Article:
To purchase tickets people can go online to the website, to your Facebook page and of course, call the club. I see the celebrities themselves sharing their links online.
Matt Lemberg: Bring your cell phones to the event. There will be online voting during the competition!
GC LIVING: The Club has done a number of fundraisers over the years. Some have been very popular and some have been very … unique. How did the monkey tail come to be?
Matt Lemberg: So the monkey tail… Someone sent me picture of some funny facial hair, and I didn’t realize at that point what kind of death trap you would fall into on Google if you type in “funny facial hair.” Looking through pictures of obnoxious beards and different things I found one called, “The Monkey Tail.” At that point in my life I had a marriage compromise and got three months of facial hair control every year November 1st to January 31st. I thought it’d be funny to have a monkey tail beard. My lovely bride is a beautiful, understanding woman, but I knew that was going to be a difficult ask and needed to tie it to the Boys & Girls Club in some way. At that time we were interested in seeing if you could raise money through Facebook. So I took photos at various events and posted them to Facebook. We ended up raising several thousand dollars.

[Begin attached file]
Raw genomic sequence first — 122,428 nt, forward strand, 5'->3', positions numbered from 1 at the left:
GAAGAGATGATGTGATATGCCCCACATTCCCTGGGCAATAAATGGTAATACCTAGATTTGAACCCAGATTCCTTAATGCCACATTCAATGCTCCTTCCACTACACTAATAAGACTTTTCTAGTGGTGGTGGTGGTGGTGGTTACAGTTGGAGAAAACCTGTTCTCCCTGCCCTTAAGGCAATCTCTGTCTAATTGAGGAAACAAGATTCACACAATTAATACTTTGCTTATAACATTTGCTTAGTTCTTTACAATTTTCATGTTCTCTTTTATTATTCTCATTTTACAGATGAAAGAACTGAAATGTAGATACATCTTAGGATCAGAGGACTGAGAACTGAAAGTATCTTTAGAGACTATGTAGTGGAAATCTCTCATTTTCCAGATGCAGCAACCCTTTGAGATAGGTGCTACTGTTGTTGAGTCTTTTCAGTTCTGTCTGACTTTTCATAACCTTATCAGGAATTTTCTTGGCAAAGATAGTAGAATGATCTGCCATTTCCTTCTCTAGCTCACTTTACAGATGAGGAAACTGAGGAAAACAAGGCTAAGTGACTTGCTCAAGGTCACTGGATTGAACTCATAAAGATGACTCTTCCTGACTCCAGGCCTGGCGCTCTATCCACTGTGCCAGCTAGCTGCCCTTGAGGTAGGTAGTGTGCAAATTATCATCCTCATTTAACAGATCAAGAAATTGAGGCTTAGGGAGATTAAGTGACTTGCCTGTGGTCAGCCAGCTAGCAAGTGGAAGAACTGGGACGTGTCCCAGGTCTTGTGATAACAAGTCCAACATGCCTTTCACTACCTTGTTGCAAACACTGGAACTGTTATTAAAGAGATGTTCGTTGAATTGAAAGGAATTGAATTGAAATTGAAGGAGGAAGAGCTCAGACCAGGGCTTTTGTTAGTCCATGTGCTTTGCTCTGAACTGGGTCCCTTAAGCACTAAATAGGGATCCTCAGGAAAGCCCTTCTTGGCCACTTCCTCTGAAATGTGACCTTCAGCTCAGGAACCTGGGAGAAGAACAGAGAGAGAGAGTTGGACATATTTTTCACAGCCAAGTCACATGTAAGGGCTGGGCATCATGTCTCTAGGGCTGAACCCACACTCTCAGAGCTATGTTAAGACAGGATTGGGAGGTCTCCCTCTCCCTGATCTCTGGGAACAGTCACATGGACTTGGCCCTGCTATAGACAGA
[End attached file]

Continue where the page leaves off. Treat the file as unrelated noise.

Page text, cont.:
Fundraising looks different than when I started in ‘05. Many organizations have a dinner or golf tournament. What can we do different to stand out? We felt “Dancing for Our Stars” was a good fit for our community to offer something new and exciting while raising funds.
People no longer give to a nonprofit just because it makes them feel good. They want to see a return on their investment. Our return is we see 650 kids every day. A recent national study found that young people were more likely to demonstrate greater positive outcomes related to academic success, good character and citizenship, and healthy lifestyles when they attended a Boys & Girls Club at least 52 days per year (and the positive effects were even greater when they attended at least 104 days per year).